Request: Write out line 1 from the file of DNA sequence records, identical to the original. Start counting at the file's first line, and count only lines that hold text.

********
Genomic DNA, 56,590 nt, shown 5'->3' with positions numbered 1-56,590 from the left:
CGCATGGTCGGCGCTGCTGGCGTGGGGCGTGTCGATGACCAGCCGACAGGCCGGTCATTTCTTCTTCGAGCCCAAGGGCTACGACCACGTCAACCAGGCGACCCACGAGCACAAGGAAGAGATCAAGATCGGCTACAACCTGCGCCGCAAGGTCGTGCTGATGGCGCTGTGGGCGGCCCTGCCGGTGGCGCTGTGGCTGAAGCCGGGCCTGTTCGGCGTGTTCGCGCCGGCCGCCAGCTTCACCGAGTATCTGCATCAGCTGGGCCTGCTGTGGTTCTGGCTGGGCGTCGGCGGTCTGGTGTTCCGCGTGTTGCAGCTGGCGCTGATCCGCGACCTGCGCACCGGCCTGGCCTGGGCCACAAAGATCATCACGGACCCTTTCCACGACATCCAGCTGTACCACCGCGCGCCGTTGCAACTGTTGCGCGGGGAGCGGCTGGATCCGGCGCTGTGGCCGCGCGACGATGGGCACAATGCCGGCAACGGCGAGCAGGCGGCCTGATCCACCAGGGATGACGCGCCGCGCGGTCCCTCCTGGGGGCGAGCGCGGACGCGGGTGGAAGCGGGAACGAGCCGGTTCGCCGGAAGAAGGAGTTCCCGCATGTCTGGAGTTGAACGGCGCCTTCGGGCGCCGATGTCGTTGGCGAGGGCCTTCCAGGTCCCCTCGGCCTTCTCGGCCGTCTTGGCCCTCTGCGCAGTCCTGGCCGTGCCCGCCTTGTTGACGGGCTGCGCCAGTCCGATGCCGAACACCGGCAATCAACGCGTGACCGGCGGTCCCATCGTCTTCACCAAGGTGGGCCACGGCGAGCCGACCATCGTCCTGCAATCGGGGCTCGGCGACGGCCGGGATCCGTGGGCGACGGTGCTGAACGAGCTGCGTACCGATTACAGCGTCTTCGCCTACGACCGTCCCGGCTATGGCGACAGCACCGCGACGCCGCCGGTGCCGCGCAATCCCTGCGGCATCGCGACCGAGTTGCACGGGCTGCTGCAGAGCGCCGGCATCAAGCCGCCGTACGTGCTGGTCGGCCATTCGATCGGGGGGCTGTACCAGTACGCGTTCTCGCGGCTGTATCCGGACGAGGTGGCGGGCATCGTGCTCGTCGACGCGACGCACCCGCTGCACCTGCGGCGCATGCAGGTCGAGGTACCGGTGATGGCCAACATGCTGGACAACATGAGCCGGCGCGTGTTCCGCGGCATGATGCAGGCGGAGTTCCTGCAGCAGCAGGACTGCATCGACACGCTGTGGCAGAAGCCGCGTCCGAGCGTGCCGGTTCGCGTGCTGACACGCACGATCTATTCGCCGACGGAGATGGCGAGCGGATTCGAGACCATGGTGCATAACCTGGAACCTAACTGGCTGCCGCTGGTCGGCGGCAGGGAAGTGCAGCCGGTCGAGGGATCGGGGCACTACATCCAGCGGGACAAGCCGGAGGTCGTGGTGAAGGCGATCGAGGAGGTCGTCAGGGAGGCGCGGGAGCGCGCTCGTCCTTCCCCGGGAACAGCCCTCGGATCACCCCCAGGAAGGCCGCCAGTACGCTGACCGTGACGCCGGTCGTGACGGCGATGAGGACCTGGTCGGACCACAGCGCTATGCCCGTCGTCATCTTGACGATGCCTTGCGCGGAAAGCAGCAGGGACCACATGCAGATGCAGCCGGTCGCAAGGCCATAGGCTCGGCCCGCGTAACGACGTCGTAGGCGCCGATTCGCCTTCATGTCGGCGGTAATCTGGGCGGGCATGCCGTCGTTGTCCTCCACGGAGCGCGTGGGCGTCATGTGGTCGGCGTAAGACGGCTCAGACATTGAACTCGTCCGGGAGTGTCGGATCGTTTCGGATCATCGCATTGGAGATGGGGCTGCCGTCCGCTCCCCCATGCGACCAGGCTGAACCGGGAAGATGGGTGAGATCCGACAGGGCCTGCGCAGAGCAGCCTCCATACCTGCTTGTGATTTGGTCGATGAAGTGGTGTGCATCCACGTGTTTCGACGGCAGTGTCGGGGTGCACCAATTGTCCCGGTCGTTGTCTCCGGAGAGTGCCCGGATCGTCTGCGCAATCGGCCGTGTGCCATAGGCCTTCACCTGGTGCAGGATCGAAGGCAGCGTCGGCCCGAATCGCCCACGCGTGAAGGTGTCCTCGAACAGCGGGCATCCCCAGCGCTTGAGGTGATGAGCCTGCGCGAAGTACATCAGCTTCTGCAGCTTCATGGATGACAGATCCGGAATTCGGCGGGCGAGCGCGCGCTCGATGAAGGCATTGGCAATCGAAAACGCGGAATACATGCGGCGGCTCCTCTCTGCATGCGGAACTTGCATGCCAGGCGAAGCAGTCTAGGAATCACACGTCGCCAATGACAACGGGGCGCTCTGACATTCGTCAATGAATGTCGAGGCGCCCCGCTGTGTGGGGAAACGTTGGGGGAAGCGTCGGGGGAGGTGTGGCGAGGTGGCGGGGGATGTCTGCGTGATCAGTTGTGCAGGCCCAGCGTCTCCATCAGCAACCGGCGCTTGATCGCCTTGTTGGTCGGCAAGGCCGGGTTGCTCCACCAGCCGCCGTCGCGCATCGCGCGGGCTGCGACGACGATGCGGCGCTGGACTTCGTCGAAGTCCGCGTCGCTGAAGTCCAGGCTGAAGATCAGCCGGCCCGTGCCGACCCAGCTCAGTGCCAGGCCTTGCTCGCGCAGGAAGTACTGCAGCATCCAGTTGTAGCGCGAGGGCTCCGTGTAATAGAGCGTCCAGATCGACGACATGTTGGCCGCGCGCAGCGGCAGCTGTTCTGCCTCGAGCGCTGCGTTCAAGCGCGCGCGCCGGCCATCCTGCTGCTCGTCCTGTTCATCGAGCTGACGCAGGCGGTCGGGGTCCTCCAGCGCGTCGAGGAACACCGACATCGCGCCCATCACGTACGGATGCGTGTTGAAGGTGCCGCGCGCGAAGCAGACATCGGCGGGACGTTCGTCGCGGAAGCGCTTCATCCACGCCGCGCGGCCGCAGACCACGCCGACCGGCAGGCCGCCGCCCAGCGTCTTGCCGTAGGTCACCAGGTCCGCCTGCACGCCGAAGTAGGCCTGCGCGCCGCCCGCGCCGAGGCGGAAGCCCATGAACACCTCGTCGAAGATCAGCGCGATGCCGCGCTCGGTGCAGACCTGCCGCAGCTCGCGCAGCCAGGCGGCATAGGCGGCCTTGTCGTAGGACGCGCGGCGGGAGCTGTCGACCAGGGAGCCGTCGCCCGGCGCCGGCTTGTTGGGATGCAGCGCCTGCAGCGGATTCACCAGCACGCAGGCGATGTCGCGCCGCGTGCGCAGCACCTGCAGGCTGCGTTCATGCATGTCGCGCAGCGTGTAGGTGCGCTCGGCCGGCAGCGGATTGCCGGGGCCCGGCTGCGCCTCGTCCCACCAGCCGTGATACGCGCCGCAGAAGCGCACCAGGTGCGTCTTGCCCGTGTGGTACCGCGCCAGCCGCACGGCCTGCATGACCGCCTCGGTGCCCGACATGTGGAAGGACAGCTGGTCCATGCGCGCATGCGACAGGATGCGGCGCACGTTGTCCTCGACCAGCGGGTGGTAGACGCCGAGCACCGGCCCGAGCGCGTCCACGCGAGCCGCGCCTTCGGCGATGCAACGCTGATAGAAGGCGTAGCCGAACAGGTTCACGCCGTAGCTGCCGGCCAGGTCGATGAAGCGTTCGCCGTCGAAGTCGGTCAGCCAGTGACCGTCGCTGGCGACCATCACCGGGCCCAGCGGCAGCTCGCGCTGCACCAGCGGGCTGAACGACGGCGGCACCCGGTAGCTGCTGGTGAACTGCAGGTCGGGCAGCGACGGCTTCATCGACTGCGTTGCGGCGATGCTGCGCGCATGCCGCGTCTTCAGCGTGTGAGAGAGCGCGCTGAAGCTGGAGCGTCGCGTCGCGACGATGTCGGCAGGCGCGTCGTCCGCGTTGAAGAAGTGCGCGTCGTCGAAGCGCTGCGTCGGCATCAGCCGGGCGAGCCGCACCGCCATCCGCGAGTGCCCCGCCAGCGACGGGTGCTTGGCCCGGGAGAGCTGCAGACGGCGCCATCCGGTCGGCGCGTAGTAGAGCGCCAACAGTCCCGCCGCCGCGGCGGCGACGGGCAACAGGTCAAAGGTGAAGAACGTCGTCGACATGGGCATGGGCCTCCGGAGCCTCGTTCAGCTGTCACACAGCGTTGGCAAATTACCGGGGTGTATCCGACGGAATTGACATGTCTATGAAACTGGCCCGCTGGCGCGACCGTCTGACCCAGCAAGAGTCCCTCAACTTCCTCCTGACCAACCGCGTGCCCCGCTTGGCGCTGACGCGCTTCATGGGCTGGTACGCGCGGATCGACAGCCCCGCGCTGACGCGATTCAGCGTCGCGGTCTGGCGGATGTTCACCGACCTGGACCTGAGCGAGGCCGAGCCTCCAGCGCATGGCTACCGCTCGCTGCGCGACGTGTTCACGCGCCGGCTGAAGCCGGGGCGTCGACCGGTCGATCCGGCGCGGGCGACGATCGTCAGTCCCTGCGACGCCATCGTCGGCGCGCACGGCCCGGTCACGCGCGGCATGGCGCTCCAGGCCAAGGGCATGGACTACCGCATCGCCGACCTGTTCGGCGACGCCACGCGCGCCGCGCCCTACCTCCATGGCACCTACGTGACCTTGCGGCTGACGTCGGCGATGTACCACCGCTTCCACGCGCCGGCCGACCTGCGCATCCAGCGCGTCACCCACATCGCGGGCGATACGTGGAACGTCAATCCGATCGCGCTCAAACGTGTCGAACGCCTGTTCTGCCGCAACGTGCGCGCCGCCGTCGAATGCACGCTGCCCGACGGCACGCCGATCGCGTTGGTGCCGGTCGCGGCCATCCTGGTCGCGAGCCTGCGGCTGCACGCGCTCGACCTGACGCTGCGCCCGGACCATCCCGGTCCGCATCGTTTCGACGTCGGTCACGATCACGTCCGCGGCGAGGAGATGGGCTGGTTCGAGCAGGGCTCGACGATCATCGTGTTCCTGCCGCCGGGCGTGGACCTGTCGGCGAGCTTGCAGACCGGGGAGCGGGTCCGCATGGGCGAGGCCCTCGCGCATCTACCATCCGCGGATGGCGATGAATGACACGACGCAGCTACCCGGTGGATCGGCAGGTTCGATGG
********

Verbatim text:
Genomic DNA, 56,590 nt, shown 5'->3' with positions numbered 1-56,590 from the left: